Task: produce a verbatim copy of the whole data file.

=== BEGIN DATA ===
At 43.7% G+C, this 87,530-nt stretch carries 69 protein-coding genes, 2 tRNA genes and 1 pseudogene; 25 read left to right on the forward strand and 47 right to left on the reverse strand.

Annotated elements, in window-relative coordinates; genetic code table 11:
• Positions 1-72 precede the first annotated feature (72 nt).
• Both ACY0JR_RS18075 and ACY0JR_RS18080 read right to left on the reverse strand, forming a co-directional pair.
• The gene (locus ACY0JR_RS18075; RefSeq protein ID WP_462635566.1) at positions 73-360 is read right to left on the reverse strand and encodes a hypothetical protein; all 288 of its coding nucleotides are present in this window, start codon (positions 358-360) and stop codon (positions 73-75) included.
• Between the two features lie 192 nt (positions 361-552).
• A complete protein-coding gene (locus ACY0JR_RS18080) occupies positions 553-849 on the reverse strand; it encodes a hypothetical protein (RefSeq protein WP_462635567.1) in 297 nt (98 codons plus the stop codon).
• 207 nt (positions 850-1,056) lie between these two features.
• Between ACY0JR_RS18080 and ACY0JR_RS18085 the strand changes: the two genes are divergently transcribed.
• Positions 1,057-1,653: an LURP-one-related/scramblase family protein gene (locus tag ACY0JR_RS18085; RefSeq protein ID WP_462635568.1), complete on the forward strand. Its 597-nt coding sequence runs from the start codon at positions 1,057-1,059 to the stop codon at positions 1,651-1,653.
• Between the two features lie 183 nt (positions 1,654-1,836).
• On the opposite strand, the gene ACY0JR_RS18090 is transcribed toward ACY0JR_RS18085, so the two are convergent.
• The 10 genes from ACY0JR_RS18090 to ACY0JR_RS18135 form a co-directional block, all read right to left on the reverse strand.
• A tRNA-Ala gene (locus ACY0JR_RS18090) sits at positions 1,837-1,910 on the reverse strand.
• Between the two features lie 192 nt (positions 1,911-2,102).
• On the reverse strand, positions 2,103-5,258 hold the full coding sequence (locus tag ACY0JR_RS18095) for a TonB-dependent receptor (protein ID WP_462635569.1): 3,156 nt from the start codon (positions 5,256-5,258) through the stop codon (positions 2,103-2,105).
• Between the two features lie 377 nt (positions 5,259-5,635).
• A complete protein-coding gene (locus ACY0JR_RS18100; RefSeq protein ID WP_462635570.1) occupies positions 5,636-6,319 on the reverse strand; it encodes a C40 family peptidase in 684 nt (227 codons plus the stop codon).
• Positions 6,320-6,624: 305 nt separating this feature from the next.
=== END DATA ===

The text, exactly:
At 43.7% G+C, this 87,530-nt stretch carries 69 protein-coding genes, 2 tRNA genes and 1 pseudogene; 25 read left to right on the forward strand and 47 right to left on the reverse strand.

Annotated elements, in window-relative coordinates; genetic code table 11:
• Positions 1-72 precede the first annotated feature (72 nt).
• Both ACY0JR_RS18075 and ACY0JR_RS18080 read right to left on the reverse strand, forming a co-directional pair.
• The gene (locus ACY0JR_RS18075; RefSeq protein ID WP_462635566.1) at positions 73-360 is read right to left on the reverse strand and encodes a hypothetical protein; all 288 of its coding nucleotides are present in this window, start codon (positions 358-360) and stop codon (positions 73-75) included.
• Between the two features lie 192 nt (positions 361-552).
• A complete protein-coding gene (locus ACY0JR_RS18080) occupies positions 553-849 on the reverse strand; it encodes a hypothetical protein (RefSeq protein WP_462635567.1) in 297 nt (98 codons plus the stop codon).
• 207 nt (positions 850-1,056) lie between these two features.
• Between ACY0JR_RS18080 and ACY0JR_RS18085 the strand changes: the two genes are divergently transcribed.
• Positions 1,057-1,653: an LURP-one-related/scramblase family protein gene (locus tag ACY0JR_RS18085; RefSeq protein ID WP_462635568.1), complete on the forward strand. Its 597-nt coding sequence runs from the start codon at positions 1,057-1,059 to the stop codon at positions 1,651-1,653.
• Between the two features lie 183 nt (positions 1,654-1,836).
• On the opposite strand, the gene ACY0JR_RS18090 is transcribed toward ACY0JR_RS18085, so the two are convergent.
• The 10 genes from ACY0JR_RS18090 to ACY0JR_RS18135 form a co-directional block, all read right to left on the reverse strand.
• A tRNA-Ala gene (locus ACY0JR_RS18090) sits at positions 1,837-1,910 on the reverse strand.
• Between the two features lie 192 nt (positions 1,911-2,102).
• On the reverse strand, positions 2,103-5,258 hold the full coding sequence (locus tag ACY0JR_RS18095) for a TonB-dependent receptor (protein ID WP_462635569.1): 3,156 nt from the start codon (positions 5,256-5,258) through the stop codon (positions 2,103-2,105).
• Between the two features lie 377 nt (positions 5,259-5,635).
• A complete protein-coding gene (locus ACY0JR_RS18100; RefSeq protein ID WP_462635570.1) occupies positions 5,636-6,319 on the reverse strand; it encodes a C40 family peptidase in 684 nt (227 codons plus the stop codon).
• Positions 6,320-6,624: 305 nt separating this feature from the next.